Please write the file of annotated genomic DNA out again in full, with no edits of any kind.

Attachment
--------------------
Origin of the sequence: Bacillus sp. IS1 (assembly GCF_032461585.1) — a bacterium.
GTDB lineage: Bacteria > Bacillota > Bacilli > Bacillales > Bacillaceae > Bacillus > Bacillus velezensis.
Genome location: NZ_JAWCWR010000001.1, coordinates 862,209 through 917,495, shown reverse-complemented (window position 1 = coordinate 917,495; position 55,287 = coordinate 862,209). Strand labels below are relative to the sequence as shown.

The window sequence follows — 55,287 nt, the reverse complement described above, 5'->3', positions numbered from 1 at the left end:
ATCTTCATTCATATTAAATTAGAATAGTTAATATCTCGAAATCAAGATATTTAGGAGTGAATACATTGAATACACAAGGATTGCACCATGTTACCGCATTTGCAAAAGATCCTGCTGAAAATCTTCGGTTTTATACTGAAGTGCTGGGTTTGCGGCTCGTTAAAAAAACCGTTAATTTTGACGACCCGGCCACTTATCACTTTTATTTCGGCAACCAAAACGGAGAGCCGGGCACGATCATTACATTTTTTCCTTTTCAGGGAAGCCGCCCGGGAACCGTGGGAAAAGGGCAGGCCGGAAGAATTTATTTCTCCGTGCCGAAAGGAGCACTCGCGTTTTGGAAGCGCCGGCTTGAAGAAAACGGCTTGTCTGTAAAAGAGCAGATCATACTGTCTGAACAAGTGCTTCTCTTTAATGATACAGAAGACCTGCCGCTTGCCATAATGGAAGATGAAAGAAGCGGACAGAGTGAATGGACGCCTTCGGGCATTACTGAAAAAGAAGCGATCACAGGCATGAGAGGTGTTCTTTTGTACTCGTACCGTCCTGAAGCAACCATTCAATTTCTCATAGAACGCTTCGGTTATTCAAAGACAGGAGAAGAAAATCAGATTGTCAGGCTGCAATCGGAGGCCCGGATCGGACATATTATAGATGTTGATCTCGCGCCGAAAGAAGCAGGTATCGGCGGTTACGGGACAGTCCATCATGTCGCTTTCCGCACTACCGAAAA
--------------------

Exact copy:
Origin of the sequence: Bacillus sp. IS1 (assembly GCF_032461585.1) — a bacterium.
GTDB lineage: Bacteria > Bacillota > Bacilli > Bacillales > Bacillaceae > Bacillus > Bacillus velezensis.
Genome location: NZ_JAWCWR010000001.1, coordinates 862,209 through 917,495, shown reverse-complemented (window position 1 = coordinate 917,495; position 55,287 = coordinate 862,209). Strand labels below are relative to the sequence as shown.

The window sequence follows — 55,287 nt, the reverse complement described above, 5'->3', positions numbered from 1 at the left end:
ATCTTCATTCATATTAAATTAGAATAGTTAATATCTCGAAATCAAGATATTTAGGAGTGAATACATTGAATACACAAGGATTGCACCATGTTACCGCATTTGCAAAAGATCCTGCTGAAAATCTTCGGTTTTATACTGAAGTGCTGGGTTTGCGGCTCGTTAAAAAAACCGTTAATTTTGACGACCCGGCCACTTATCACTTTTATTTCGGCAACCAAAACGGAGAGCCGGGCACGATCATTACATTTTTTCCTTTTCAGGGAAGCCGCCCGGGAACCGTGGGAAAAGGGCAGGCCGGAAGAATTTATTTCTCCGTGCCGAAAGGAGCACTCGCGTTTTGGAAGCGCCGGCTTGAAGAAAACGGCTTGTCTGTAAAAGAGCAGATCATACTGTCTGAACAAGTGCTTCTCTTTAATGATACAGAAGACCTGCCGCTTGCCATAATGGAAGATGAAAGAAGCGGACAGAGTGAATGGACGCCTTCGGGCATTACTGAAAAAGAAGCGATCACAGGCATGAGAGGTGTTCTTTTGTACTCGTACCGTCCTGAAGCAACCATTCAATTTCTCATAGAACGCTTCGGTTATTCAAAGACAGGAGAAGAAAATCAGATTGTCAGGCTGCAATCGGAGGCCCGGATCGGACATATTATAGATGTTGATCTCGCGCCGAAAGAAGCAGGTATCGGCGGTTACGGGACAGTCCATCATGTCGCTTTCCGCACTACCGAAAA